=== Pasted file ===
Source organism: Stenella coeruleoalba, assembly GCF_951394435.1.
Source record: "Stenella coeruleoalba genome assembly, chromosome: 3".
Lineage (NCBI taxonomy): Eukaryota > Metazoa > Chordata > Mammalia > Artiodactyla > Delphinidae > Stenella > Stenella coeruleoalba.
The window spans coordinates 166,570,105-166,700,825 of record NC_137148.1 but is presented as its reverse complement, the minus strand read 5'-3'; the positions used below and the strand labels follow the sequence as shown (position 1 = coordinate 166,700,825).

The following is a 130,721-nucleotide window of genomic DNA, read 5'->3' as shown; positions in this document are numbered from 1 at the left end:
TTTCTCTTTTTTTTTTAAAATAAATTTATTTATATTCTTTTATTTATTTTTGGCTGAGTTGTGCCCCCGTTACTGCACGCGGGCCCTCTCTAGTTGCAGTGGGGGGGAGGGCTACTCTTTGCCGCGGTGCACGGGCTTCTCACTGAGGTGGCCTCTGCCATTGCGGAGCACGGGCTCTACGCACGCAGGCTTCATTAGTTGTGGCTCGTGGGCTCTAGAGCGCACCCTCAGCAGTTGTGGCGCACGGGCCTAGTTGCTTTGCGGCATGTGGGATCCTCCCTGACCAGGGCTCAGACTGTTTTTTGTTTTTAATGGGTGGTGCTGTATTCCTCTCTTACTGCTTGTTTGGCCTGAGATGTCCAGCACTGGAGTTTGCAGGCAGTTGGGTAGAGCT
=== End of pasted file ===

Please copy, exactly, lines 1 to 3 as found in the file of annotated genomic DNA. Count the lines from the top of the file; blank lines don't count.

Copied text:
Source organism: Stenella coeruleoalba, assembly GCF_951394435.1.
Source record: "Stenella coeruleoalba genome assembly, chromosome: 3".
Lineage (NCBI taxonomy): Eukaryota > Metazoa > Chordata > Mammalia > Artiodactyla > Delphinidae > Stenella > Stenella coeruleoalba.